Senate Majority Leader Harry Reid of Nev., greets supporters in Las Vegas, on Oct. 16, 2010. (AP Photo/Julie Jacobson, File)
Nevada maintained an unemployment rate of 14.4 percent in September, the highest unemployment rate of any state and the highest unemployment rate in the history of Nevada, according to the Bureau of Labor Statistics, a division of the U.S. Department of Labor.
Nevada’s unemployment rate first hit 14.4 percent in August and stayed there for the month of September, according to data released by the Labor Department on Friday.
Since Sen. Harry Reid (D.-Nev.) became Senate Majority Leader in January 2007, the unemployment rate in Nevada has not declined in any single month. Sometimes in the period since January 2007 it has remained at the same level from one month to the next--such as from this August to September, when it maintained its record level of 14.4 percent--but it has never declined.
The last time Nevada’s unemployment rate did decline from month to month was from November to December 2005, when it dropped from 4.3 percent to 4.2 percent.
In January 2007, when Reid became Senate Majority Leader, Nevada’s unemployment rate was 4.4 percent—-a rate it had maintained for eight straight months since the previous June.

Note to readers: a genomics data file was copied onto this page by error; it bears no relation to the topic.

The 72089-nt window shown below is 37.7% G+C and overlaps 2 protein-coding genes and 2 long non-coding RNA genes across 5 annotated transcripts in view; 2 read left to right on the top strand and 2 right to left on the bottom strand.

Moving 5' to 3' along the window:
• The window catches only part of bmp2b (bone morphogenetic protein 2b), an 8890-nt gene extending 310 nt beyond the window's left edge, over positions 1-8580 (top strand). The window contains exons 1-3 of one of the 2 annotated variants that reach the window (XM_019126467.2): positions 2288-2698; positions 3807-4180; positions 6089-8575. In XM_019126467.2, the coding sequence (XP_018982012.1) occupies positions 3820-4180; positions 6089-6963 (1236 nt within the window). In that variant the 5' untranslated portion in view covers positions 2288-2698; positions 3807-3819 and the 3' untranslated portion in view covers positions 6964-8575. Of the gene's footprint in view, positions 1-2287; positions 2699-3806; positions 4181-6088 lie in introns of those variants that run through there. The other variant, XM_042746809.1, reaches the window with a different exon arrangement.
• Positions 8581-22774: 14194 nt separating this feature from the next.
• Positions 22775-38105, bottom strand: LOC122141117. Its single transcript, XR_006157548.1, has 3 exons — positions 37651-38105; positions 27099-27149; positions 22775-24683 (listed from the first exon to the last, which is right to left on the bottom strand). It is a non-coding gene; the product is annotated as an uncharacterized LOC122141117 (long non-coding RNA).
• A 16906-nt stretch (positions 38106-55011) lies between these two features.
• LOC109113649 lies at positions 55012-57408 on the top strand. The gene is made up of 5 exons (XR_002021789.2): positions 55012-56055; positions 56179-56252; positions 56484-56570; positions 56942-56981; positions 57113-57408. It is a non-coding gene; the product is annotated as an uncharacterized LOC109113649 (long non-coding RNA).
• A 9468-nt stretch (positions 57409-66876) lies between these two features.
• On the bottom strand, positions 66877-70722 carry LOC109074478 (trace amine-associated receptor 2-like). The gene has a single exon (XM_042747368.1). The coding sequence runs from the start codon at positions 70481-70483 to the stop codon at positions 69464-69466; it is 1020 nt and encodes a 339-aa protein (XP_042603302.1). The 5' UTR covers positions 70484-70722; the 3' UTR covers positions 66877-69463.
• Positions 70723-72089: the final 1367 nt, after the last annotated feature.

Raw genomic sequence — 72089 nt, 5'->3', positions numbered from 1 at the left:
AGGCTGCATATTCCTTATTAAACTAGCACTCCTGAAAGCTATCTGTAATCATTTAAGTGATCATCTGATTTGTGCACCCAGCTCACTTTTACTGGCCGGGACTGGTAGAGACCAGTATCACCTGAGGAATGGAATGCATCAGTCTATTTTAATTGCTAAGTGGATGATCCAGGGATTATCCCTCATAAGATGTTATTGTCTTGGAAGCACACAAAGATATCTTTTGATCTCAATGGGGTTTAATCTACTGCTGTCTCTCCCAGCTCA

Nevada’s unemployment stayed at 4.4 percent for February and March of 2007, then began climbing.
Over the eight-year course of George W. Bush's presidency, Nevada’s unemployment rate almost doubled. In January 2001, when Bush was inaugurated, Nevada’s unemployment rate was 4.9 percent. In January 2009, when President Barack Obama was inaugurated, it was 9.6 percent.
By February 2009, when Congress enacted President Obama’s $787-billion economic stimulus law, the unemployment rate in Nevada had climbed to 10.1 percent.
Since President Obama’s signed his stimulus law, Nevada’s unemployment rate has climbed another climbed 4.3 percentage points to its current historical high of 14.4 percent.
Nevada’s 14.4 percent unemployment rate in September led all 50 states. Michigan unemployment rate of 13.0 percent was second highest among the states.
Unlike Nevada’s unemployment rate, Michigan’s has trended down this year after peaking at 14.5 percent in December 2009.